In 2003 I accepted the position of General Manager & Wine Buyer for Heights Chateau, arguably the best wine shop in Brooklyn. I spent the previous four years working as the wine director for AZ and pazo, two highly rated (but now closed) New York restaurants. Just prior to joining the management team at AZ, I created the wine program for the much touted Veritas restaurant and prior to that spent five years running the wine program for Felidia Ristorante, one of the country's top Italian restaurants. My first "wine job" was at American Renaissance, where initially my friend Darrin Siegfried brought me in to help out, but then when he moved on, I inherited the job and got my first shot at creating what turned out to be an award winning wine list. Prior to that I mostly cooked - at various places - The Side Door, Mondrian, The Kitchen Club, and Sazerac House, and catered with my friend Lee Constantine at our own company, Somewhere Else Catering. In 1994 I put together, with a couple of friends, the Second Sunday Supper Circle, a monthly food and wine extravaganza - invitations to which were of course among the most sought after in the city... and which is forming the basis for a book that I've started writing. I've changed that a bit, because, well, I need to make a living here in Argentina, and so I'm cooking these dinners both for private clients and at home in what here is called a restaurant de puertas cerradas, or closed door restaurant (no published address, and attendance by reservation only), Casa Saltshaker. We, I have to admit, don't really like the "restaurant" moniker and prefer to just think of it as a dinner party in our home which people pay to attend.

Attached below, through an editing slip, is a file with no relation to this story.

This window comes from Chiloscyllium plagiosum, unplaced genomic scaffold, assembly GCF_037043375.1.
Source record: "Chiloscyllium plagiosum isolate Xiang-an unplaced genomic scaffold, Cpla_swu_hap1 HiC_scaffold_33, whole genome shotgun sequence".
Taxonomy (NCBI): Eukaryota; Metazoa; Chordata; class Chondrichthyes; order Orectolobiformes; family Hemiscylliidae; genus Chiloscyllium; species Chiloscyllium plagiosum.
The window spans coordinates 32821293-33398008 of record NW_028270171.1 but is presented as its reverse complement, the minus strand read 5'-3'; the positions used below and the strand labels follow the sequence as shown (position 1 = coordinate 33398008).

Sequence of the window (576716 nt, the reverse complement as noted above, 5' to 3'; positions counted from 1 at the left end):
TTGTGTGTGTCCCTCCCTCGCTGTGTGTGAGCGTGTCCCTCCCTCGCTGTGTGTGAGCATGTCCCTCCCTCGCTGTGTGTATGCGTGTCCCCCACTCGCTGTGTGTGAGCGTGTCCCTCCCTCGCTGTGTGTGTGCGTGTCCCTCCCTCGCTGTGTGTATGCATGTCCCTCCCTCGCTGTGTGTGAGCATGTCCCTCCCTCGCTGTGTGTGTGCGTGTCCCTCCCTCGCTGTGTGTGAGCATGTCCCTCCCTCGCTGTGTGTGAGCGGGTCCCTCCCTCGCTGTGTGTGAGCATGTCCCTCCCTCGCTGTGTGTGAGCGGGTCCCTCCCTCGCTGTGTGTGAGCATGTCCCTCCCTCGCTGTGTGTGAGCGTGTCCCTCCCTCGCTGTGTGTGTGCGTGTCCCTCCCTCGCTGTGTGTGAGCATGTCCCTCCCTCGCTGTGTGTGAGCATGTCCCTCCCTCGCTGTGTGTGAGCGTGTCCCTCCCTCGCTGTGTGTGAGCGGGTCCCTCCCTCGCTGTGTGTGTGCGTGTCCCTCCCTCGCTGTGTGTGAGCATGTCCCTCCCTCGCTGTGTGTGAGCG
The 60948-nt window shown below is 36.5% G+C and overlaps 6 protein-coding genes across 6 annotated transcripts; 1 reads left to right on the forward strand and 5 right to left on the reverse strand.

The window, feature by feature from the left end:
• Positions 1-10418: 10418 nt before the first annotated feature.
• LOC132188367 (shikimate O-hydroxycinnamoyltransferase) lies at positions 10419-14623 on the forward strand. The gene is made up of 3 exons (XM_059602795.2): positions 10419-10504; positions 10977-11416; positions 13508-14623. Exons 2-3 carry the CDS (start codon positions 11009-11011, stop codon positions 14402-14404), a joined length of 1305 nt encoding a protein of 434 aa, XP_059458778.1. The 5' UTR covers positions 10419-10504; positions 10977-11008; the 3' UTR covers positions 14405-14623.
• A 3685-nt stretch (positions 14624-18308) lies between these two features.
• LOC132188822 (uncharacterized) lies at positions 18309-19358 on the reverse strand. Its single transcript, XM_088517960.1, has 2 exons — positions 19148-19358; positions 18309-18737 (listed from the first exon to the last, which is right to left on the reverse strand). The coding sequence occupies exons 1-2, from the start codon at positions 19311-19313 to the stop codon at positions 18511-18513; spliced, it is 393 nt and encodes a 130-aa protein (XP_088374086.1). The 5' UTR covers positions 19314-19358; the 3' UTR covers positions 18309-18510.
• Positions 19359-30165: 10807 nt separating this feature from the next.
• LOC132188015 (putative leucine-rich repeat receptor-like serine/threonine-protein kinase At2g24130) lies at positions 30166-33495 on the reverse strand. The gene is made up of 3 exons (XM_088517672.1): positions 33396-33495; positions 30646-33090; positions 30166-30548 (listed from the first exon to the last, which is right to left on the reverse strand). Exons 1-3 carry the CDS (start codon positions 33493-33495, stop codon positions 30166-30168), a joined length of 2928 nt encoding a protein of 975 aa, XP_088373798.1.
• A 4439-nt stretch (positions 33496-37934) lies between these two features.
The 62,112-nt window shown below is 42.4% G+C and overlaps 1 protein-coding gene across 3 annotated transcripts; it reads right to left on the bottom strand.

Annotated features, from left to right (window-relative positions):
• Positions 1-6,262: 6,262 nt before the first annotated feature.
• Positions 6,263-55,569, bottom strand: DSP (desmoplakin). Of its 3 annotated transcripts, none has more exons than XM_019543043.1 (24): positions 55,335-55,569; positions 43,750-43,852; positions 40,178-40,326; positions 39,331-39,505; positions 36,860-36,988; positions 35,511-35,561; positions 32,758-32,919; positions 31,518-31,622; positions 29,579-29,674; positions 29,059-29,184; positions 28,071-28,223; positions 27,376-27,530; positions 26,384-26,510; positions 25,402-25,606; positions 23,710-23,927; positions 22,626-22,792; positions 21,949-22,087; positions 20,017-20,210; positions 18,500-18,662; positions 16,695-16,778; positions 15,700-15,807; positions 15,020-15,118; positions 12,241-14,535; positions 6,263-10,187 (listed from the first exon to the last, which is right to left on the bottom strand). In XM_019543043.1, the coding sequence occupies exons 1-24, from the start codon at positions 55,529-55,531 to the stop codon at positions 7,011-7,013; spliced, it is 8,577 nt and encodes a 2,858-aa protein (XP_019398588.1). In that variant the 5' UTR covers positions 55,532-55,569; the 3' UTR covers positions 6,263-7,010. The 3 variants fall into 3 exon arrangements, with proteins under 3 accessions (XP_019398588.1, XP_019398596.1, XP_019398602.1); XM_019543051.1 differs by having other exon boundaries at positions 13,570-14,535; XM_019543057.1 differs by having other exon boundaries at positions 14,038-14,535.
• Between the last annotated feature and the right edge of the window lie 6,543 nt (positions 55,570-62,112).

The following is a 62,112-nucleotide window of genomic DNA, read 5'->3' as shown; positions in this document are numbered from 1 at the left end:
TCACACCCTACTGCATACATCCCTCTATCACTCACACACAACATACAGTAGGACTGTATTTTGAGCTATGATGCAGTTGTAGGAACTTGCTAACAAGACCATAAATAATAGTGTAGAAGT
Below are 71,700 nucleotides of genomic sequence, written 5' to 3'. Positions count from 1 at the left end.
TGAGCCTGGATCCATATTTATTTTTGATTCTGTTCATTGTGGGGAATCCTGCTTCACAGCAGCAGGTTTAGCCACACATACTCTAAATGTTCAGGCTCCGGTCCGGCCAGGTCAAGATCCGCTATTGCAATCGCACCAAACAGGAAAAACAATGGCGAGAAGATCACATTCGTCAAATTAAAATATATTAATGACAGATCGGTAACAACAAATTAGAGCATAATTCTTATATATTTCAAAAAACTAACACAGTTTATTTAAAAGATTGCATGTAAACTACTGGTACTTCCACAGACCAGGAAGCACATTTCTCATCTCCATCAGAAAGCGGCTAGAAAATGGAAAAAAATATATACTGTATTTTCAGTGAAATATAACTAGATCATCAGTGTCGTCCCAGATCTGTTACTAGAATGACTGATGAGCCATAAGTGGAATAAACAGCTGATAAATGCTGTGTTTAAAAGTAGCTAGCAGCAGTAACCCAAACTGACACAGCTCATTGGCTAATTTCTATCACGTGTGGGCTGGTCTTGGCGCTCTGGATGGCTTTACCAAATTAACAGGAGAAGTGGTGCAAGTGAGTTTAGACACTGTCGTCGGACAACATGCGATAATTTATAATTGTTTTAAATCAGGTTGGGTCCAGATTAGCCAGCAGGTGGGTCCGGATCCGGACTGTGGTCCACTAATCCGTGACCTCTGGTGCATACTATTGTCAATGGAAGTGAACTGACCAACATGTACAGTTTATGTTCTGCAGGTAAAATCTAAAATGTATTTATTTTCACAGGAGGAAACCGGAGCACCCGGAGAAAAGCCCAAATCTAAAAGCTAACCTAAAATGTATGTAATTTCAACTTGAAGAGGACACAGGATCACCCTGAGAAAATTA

That said, I write and teach, mostly about food and wine. Until recently I wrote restaurant reviews and food and wine articles for Time Out Buenos Aires; I wrote a monthly English language page for a local Spanish language food and wine magazine, Cuisine & Vins; and spent several months each during 2007-2010 tasting wine and writing notes with Austral Spectator for their annual South American wine guide, Viñas, Bodegas & Viñedos. I have penned regular columns for Outlet Radio, an online center of various music, politics, and commentary, for Passport, a travel magazine, and Santé, a wine professionals' trade magazine. In the past I've written for others as well, which is sort of the purpose of this site and its archives. I write a (nearly) daily column on food, wine, and travel called SaltShaker. In July 2007 I completed my first book, the SaltShaker Spanish-English-Spanish Food & Wine Dictionary, and then an updated second edition in April 2009, available in both print and electronic versions. In 2012 I took on updating the dining section for the Buenos Aires guide from Fodor's and also started writing a weekly food column for our primary local English language newspaper, the Buenos Aires Herald which lasted for about a year until I split with them over administrative issues (i.e., getting paid). In early 2013 my second book, Don't Fry For Me Argentina was published

I have three brothers and two sisters, spread out variously in Lititz, Pennsylvania; Highland Park & Buffalo Grove, Illinois; South Jordan, Utah; and Gordon, Australia. My folks now live in Louisville, KY. I'm interested in just about everything, I love to read, watch films, write, cook, take photographs, bicycle, rollerblade, study kenpo (competed in the Gay Games VI (October 2002) in Sydney and won two bronze medals! Tested for and received my 2nd dan blackbelt in September 2011 in kenpo at the Chinese Hawaiian Kenpo Academy with Sifu Jack Shamburger (I've also studied tae-kwon-do under Grandmaster Eugene Humesky, and Aikido under both Mr. Karl Scott and Imaizumi-Sensei, and Chi Gung/Tai Chi here in Buenos Aires, travel, learn languages (at various times I have been reasonably fluent in Russian, Hebrew, French, Esperanto and Italian and a little basic Mandarin - and am now moderately fluent in Argentine Spanish), Occasionally play Everquest 2 or other similar games, and generally just have a good time. I also play at designing websites, like this one, and a few others. I participate in adorably geeky online things like the SETI@home project.

Main Page

Dan Perlman toasting in the lounge at AZ

Dan Perlman and the other kata medal winners at the Gay Games VI in Sydney

Dan Perlman competing at the Gay Games VI in Sydney - Bassai kata

Found a site that creates maps of the U.S. and also the world to show places you've visited. Kind of interesting in a geeky sort of way.